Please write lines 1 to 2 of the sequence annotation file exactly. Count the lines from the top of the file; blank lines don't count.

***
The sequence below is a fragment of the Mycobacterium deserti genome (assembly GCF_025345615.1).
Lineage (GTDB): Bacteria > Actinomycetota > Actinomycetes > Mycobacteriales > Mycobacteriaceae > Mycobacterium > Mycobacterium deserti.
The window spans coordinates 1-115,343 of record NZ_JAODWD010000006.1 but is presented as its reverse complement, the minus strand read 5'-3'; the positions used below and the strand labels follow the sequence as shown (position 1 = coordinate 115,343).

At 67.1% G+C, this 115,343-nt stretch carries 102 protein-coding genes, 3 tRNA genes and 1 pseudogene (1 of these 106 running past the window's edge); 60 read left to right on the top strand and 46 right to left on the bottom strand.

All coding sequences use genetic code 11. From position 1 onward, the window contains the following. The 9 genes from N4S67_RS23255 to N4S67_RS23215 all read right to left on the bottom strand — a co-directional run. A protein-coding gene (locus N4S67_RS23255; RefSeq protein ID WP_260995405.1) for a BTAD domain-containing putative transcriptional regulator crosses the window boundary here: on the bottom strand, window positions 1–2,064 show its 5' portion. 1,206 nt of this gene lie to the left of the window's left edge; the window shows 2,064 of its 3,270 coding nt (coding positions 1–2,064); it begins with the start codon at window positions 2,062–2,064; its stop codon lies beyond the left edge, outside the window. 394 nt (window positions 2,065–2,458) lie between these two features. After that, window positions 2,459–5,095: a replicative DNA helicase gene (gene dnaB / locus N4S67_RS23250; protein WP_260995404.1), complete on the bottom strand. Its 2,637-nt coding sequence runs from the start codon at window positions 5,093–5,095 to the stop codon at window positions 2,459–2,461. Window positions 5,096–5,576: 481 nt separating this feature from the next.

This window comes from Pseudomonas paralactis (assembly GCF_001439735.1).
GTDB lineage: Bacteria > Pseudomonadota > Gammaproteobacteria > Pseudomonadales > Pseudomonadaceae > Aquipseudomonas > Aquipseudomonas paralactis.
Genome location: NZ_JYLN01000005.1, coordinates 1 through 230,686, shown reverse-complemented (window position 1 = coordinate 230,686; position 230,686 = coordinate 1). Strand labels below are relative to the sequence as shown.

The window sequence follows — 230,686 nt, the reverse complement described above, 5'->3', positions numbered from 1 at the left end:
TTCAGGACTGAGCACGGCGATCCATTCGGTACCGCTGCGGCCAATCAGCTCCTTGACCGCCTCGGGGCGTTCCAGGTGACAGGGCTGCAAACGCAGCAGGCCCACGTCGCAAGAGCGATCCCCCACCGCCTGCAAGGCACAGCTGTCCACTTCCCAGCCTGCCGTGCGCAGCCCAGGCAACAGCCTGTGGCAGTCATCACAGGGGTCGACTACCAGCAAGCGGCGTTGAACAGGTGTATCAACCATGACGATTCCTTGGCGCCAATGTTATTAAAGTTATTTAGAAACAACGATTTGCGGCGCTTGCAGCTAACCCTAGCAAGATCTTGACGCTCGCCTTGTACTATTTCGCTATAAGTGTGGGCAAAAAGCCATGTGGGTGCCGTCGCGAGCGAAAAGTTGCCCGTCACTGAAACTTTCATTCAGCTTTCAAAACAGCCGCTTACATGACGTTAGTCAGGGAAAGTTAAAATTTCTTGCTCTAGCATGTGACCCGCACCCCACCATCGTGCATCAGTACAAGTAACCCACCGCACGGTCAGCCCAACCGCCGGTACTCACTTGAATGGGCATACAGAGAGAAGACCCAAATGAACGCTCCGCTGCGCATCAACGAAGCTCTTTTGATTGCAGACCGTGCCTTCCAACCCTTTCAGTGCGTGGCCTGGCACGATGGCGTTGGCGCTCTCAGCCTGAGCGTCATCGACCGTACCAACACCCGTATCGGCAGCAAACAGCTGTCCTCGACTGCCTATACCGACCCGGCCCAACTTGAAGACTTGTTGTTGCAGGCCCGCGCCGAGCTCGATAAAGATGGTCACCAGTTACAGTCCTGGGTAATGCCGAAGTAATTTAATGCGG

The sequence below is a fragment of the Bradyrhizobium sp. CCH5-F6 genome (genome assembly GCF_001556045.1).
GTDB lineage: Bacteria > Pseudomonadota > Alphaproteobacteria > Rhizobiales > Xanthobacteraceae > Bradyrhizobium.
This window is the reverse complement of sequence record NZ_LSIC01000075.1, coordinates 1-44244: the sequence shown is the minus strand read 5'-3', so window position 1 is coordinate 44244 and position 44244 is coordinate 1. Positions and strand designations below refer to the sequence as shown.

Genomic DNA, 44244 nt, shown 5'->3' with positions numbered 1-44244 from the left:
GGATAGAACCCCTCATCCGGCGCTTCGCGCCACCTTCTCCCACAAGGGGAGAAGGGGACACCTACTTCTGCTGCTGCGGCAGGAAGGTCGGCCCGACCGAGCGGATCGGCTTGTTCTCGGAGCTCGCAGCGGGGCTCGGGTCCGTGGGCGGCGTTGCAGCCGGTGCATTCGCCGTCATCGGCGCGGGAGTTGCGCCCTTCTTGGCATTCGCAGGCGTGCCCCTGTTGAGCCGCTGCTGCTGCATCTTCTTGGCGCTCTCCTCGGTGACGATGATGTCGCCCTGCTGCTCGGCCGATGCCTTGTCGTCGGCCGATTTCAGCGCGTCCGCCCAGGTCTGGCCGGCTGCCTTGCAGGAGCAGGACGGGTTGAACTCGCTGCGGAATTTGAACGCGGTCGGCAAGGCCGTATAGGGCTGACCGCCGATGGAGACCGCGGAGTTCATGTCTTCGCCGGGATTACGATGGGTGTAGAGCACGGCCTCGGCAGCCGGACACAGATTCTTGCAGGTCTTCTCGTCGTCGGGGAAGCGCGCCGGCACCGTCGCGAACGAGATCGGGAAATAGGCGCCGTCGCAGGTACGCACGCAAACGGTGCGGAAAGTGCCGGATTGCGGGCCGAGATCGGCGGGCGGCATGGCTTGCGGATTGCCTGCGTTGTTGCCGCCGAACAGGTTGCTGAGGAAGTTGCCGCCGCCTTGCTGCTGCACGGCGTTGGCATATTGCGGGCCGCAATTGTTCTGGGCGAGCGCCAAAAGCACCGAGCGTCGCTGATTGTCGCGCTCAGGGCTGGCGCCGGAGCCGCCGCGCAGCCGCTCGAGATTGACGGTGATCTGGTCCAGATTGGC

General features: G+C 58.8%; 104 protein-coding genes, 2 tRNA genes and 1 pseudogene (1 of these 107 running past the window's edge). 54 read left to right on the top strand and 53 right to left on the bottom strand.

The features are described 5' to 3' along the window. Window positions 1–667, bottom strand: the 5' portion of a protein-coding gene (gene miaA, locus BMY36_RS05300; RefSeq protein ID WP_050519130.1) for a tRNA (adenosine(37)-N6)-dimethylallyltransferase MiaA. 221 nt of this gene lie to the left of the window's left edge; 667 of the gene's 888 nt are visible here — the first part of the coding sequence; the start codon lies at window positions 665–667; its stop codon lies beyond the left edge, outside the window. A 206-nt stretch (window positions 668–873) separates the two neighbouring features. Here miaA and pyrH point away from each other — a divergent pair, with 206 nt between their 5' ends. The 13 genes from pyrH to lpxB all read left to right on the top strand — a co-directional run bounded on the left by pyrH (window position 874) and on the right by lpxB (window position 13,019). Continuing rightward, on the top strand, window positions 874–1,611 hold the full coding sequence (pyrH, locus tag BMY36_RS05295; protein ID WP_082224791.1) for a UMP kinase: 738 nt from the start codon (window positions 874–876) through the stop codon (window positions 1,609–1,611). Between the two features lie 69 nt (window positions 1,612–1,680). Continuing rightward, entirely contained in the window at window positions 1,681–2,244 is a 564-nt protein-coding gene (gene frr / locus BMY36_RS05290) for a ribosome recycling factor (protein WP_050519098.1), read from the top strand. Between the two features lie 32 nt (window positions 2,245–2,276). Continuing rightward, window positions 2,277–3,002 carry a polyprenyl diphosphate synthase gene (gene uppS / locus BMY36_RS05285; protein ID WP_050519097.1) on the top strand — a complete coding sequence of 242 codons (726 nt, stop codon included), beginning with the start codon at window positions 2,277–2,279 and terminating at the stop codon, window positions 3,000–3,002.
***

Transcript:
The sequence below is a fragment of the Mycobacterium deserti genome (assembly GCF_025345615.1).
Lineage (GTDB): Bacteria > Actinomycetota > Actinomycetes > Mycobacteriales > Mycobacteriaceae > Mycobacterium > Mycobacterium deserti.